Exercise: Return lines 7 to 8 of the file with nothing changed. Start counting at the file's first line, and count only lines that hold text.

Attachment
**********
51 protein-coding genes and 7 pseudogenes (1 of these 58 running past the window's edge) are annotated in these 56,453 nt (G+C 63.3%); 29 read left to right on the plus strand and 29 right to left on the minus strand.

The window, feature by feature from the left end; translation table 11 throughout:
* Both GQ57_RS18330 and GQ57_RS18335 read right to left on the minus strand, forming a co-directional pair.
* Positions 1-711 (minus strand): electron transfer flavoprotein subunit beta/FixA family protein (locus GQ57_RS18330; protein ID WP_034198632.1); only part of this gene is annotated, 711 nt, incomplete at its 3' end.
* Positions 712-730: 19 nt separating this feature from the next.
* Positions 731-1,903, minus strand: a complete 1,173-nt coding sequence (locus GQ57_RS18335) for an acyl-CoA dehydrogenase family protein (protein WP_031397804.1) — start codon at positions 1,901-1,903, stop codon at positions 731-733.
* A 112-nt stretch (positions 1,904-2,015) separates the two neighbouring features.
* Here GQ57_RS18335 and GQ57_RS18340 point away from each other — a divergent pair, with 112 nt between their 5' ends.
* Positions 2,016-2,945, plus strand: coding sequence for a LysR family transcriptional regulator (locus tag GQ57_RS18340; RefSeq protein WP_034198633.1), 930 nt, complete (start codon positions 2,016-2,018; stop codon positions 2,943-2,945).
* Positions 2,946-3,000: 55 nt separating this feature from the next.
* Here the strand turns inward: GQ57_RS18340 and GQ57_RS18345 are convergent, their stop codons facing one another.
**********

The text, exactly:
* A 112-nt stretch (positions 1,904-2,015) separates the two neighbouring features.
* Here GQ57_RS18335 and GQ57_RS18340 point away from each other — a divergent pair, with 112 nt between their 5' ends.